Last year I wrote about how you can use dishes to liven up the garden.  They are affordable, and can easily be picked up at garage sales and thrift stores for less than a dollar a piece.  Well this year I found an even more exciting way to use them.  As plant markers in your garden.  The beauty is that you can use a Sharpie marker to write on them.  Water won’t wash it off.  However, if you want to reuse the plates, the Sharpie will come off with household rubbing alcohol.  Magic!

I’ve also struggled with finding pots that I love and that are affordable.  I just want to pot some plants not bury gold.  Terra cotta is classic, but it cracks and, let’s face it, it’s HEAVY when planted.  I’m not up for breaking my back.  So what’s a farm girl to do?  Galvanized buckets.  You can pick them up at your local hardware store. Simply drill a couple of holes in the bottom and line with a layer of pebbles or rocks for drainage.

In the same realm, I had an old kitchen stock pot that I burnt and warped the bottom of.  (It was a braniac move where I put the pot on the stove and turned it on to heat up but got distracted.  I can’t imagine how I got distracted with the zoo of critters around here).  Anywhoodles, it’s making a great home for my rosemary, and it looks super cute to boot.

Admittedly, I’m a garden novice and still learning each season what works and what fails miserably.  But hey, it’s the journey not the destination, as they say. Let’s just hope this journey yields us some fresh veggies, fruits, and herbs this year.  Happy planting!

 

 

Farm Life · Farmtastic Stories

Spring Is for the Birds

So I think it’s safe to declare that spring has sprung around the farm. (Oh Lord, please don’t fail me now.)  And let me just say after this winter with the ice and freezing temperatures, me, Cowboy, and all of the critters are singing a glory hallelujah to that.

One of the best indicators that spring has arrived is our annual welcoming of the hummingbirds.  They arrive at the end of March and drink generously from our feeders until October.  It’s the time of year when sugar is on our grocery list every week.  The local checkout clerks must think I am a baking fool.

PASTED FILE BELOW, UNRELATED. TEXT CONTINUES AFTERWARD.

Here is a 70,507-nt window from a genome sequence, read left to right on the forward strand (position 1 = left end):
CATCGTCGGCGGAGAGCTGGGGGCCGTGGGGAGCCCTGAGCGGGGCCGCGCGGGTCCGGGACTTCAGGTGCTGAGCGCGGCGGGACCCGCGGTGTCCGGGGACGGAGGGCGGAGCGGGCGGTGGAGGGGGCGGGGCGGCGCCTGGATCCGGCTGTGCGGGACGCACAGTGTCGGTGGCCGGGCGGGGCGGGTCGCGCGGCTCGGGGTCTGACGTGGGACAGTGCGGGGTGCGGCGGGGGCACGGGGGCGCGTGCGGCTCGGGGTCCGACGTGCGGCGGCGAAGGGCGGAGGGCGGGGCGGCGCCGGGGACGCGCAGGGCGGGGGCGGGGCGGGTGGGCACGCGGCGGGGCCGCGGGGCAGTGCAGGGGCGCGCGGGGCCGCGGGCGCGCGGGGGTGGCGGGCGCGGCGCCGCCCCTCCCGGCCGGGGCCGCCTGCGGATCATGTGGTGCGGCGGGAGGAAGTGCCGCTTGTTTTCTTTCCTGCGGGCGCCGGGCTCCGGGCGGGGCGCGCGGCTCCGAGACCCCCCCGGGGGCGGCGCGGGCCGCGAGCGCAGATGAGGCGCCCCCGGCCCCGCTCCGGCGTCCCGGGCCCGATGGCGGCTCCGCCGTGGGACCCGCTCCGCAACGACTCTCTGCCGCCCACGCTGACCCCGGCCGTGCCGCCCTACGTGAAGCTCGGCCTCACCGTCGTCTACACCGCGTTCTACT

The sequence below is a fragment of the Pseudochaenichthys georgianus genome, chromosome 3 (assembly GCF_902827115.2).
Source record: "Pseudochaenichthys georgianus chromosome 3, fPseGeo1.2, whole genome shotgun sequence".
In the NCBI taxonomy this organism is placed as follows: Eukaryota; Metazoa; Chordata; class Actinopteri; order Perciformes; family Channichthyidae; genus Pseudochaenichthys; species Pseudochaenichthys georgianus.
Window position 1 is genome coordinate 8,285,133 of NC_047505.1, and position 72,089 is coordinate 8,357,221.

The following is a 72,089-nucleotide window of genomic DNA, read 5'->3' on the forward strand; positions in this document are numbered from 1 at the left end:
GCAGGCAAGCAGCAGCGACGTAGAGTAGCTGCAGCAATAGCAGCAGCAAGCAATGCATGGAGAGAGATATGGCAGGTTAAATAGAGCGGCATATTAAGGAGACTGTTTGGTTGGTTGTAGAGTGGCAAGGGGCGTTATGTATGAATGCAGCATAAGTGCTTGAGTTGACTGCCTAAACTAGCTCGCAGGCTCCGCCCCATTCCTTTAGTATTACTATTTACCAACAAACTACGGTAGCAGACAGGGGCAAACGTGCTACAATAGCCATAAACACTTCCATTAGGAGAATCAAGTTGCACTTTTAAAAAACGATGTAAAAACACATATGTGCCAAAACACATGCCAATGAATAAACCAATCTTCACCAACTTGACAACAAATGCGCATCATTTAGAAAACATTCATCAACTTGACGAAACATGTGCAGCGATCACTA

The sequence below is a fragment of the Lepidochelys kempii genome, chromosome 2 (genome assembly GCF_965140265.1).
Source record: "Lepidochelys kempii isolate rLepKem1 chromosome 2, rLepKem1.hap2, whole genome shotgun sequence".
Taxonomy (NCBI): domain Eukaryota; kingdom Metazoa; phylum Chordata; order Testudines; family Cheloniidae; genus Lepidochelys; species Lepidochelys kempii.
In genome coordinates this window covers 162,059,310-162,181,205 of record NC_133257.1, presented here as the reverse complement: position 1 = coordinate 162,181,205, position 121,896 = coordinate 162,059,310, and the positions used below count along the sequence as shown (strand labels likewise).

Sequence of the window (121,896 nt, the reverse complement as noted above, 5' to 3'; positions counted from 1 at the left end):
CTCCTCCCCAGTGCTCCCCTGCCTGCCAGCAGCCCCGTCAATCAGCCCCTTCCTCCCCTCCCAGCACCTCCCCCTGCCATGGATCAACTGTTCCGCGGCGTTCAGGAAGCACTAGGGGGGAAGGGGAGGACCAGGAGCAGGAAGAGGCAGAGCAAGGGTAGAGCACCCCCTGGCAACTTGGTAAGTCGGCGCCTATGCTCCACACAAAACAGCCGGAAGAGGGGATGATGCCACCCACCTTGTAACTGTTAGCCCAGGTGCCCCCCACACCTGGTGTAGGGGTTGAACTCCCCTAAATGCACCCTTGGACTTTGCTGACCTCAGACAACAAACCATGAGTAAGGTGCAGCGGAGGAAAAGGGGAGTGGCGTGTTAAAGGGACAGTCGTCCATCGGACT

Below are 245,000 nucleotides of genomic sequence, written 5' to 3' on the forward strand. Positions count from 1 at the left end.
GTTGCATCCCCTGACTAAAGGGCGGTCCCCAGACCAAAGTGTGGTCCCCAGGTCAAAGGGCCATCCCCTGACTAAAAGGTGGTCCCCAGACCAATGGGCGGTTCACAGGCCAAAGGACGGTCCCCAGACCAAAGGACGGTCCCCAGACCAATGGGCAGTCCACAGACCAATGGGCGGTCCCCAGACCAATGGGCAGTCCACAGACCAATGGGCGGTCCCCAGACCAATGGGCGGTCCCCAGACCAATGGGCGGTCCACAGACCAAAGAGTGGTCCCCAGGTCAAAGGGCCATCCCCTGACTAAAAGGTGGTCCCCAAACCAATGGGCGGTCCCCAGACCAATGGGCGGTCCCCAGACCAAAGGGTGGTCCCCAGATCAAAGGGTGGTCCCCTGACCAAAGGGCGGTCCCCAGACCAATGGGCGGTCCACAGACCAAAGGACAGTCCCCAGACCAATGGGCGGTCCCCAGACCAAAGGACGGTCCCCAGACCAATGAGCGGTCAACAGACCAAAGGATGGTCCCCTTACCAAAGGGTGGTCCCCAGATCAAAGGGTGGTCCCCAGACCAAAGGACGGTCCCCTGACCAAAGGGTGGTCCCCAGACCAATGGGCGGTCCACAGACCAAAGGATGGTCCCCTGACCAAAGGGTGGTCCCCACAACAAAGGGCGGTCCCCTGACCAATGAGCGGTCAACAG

With the arrival of the hummingbirds also comes one of our challenges.  Hummingbirds in the barn.  Inevitably, one, or heaven forbid two, will flutter in. The problem, as Cowboy has discovered with much research, is that when they panic they fly up.  Which is precisely where they cannot get out of the barn.  This results in numerous antics, as we move equipment and other stuff out of the way to make a clear path and hang a feeder right outside the door.  You can imagine how this thrills Cowboy, but let me assure you he is out there trying just as hard to save the little buggers as I am.

And if we can’t get the little guys to leave on there own, they will eventually run out of steam and gracefully flutter to the ground.  The challenge then becomes do we see it before Nightmare the barn cat.  I’m sad to say he’s beat us to it a couple of times in the past, and proudly presented us with his latest find.  Not fun, not fun at all.

But tonight was a great night for the first hummingbird-in-the-barn of the season.  Cowboy and I cleared out the barn, hung the feeder, and sat and waited. We watched as he flitted from light fixture to light fixture and then finally wore his little self out.  We sprinted to action, and I quickly scooped him up, much to Nightmare’s displeasure.

It’s an amazing experience to hold one of these tiny creatures in your hands.  I took him outside to the feeder and gently pushed his little beak into the feeder, then watched as he drank and drank.  He finally started to get his strength and gripped his tiny toes around the perch, and I could feel his body warm up.  And then it happened.  He sat there, turned and looked at us as if to say, “Thanks dear friends.  Much obliged.”  (In my mind they have very good manners.) And then flew off to meet his other hummingbird pals whizzing and whirring around the variety of feeders.

Cowboy and I smile at these moments because in some small way, you feel like you made a difference.  May you all get your chance to feel the wonder of the hummingbird this spring.

P.S.  You know your man is a gentle soul when you see him on ladders waving brooms and such in an effort to shepherd a hummingbird to safety.  Truly blessed here at the farm.